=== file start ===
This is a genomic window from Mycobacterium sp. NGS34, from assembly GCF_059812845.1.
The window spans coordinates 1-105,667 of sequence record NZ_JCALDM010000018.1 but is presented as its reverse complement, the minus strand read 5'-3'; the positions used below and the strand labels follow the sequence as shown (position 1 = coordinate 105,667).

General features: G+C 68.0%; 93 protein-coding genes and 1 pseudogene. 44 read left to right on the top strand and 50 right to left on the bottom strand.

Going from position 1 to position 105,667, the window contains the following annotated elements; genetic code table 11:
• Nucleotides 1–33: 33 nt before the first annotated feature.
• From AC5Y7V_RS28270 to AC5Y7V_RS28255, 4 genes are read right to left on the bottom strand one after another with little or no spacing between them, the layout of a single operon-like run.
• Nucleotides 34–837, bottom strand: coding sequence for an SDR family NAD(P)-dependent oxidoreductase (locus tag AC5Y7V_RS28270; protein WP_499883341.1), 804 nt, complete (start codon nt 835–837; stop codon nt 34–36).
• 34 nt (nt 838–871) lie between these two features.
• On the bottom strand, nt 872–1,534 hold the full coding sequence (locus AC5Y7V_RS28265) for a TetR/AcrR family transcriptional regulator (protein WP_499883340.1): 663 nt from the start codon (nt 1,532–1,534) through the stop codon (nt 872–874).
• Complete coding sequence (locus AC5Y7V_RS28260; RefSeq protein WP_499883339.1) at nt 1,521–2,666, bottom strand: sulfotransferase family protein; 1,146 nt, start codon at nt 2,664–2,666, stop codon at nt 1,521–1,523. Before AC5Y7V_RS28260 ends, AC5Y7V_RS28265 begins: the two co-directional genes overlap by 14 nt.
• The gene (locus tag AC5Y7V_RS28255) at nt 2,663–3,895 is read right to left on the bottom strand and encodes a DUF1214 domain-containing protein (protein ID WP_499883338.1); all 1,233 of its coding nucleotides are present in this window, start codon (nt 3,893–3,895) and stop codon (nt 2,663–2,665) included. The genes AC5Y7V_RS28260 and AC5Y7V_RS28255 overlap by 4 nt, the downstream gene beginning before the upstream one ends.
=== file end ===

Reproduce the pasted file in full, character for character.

This is a genomic window from Mycobacterium sp. NGS34, from assembly GCF_059812845.1.
The window spans coordinates 1-105,667 of sequence record NZ_JCALDM010000018.1 but is presented as its reverse complement, the minus strand read 5'-3'; the positions used below and the strand labels follow the sequence as shown (position 1 = coordinate 105,667).

General features: G+C 68.0%; 93 protein-coding genes and 1 pseudogene. 44 read left to right on the top strand and 50 right to left on the bottom strand.

Going from position 1 to position 105,667, the window contains the following annotated elements; genetic code table 11:
• Nucleotides 1–33: 33 nt before the first annotated feature.
• From AC5Y7V_RS28270 to AC5Y7V_RS28255, 4 genes are read right to left on the bottom strand one after another with little or no spacing between them, the layout of a single operon-like run.
• Nucleotides 34–837, bottom strand: coding sequence for an SDR family NAD(P)-dependent oxidoreductase (locus tag AC5Y7V_RS28270; protein WP_499883341.1), 804 nt, complete (start codon nt 835–837; stop codon nt 34–36).
• 34 nt (nt 838–871) lie between these two features.
• On the bottom strand, nt 872–1,534 hold the full coding sequence (locus AC5Y7V_RS28265) for a TetR/AcrR family transcriptional regulator (protein WP_499883340.1): 663 nt from the start codon (nt 1,532–1,534) through the stop codon (nt 872–874).
• Complete coding sequence (locus AC5Y7V_RS28260; RefSeq protein WP_499883339.1) at nt 1,521–2,666, bottom strand: sulfotransferase family protein; 1,146 nt, start codon at nt 2,664–2,666, stop codon at nt 1,521–1,523. Before AC5Y7V_RS28260 ends, AC5Y7V_RS28265 begins: the two co-directional genes overlap by 14 nt.
• The gene (locus tag AC5Y7V_RS28255) at nt 2,663–3,895 is read right to left on the bottom strand and encodes a DUF1214 domain-containing protein (protein ID WP_499883338.1); all 1,233 of its coding nucleotides are present in this window, start codon (nt 3,893–3,895) and stop codon (nt 2,663–2,665) included. The genes AC5Y7V_RS28260 and AC5Y7V_RS28255 overlap by 4 nt, the downstream gene beginning before the upstream one ends.